“He will not be so an hour longer,” replied the magistrate; “a moment before your arrival, I had made arrangements to have him released. We must now occupy ourselves with the other one.”
Neither old Tabaret nor M. Daburon had noticed the disappearance of the Count de Commarin. On hearing Noel’s name mentioned, he gained the door quietly, and rushed out into the passage.
Noel had promised to use every effort, to attempt even the impossible, to obtain Albert’s release. He in fact did interview the Public Prosecutor and some members of the bar, but managed to be repulsed everywhere. At four o’clock, he called at the Count de Commarin’s house, to inform his father of the ill success of his efforts.
“The Count has gone out,” said Denis; “but if you will take the trouble to wait——”
“I will wait,” answered Noel.
“Then,” replied the valet, “will you please follow me? I have the count’s orders to show you into his private room.”
This confidence gave Noel an idea of his new power. He was at home, henceforth, in that magnificent house, he was the master, the heir! His glance, which wandered over the entire room, noticed the genealogical tree, hanging on the wall. He approached it, and read.
It was like a page, and one of the most illustrious, taken from the golden book of French nobility. Every name which has a place in our history was there. The Commarins had mingled their blood with all the great families; two of them had even married daughters of royalty. A warm glow of pride filled the advocate’s heart, his pulse beat quicker, he raised his head haughtily, as he murmured, “Viscount de Commarin!”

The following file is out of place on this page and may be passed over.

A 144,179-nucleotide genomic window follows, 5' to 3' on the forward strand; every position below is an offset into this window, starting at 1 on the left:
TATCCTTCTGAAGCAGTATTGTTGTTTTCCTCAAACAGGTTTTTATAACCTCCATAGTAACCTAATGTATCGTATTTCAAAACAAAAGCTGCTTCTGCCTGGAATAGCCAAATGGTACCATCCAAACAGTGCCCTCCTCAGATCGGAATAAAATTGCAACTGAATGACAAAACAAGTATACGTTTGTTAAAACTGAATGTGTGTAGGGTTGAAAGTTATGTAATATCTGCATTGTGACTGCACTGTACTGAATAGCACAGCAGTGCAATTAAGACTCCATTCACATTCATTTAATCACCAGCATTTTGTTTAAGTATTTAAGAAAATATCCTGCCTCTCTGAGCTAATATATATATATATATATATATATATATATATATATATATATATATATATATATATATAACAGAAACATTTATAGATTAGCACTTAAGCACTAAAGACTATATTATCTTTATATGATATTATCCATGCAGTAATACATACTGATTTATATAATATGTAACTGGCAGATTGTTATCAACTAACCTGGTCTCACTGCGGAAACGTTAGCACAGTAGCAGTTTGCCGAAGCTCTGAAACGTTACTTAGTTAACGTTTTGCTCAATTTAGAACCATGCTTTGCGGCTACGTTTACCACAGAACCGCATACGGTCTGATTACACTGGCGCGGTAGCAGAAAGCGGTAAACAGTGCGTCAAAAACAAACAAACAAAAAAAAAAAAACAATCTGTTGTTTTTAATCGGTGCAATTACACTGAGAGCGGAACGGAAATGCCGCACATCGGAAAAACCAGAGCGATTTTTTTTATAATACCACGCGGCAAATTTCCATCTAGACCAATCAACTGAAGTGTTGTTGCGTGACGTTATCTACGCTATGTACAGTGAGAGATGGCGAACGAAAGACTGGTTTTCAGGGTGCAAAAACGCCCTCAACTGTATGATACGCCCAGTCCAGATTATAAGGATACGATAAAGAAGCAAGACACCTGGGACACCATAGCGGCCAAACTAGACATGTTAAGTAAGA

The door opened. He turned, and saw the count entering. As Noel was about to bow respectfully, he was petrified by the look of hatred, anger, and contempt on his father’s face.
A shiver ran through his veins; his teeth chattered; he felt that he was lost.
“Wretch!” cried the count.
And, dreading his own violence, the old nobleman threw his cane into a corner. He was unwilling to strike his son; he considered him unworthy of being struck by his hand. Then there was a moment of mortal silence, which seemed to both of them a century.
At the same time their minds were filled with thoughts, which would require a volume to transcribe.
Noel had the courage to speak first.
“Sir,” he began.
“Silence!” exclaimed the count hoarsely; “be silent! Can it be, heaven forgive me! that you are my son? Alas, I cannot doubt it now! Wretch! you knew well that you were Madame Gerdy’s son. Infamous villain! you not only committed this murder, but you did everything to cause an innocent man to be charged with your crime! Parricide! you have also killed your mother.”
The advocate attempted to stammer forth a protest.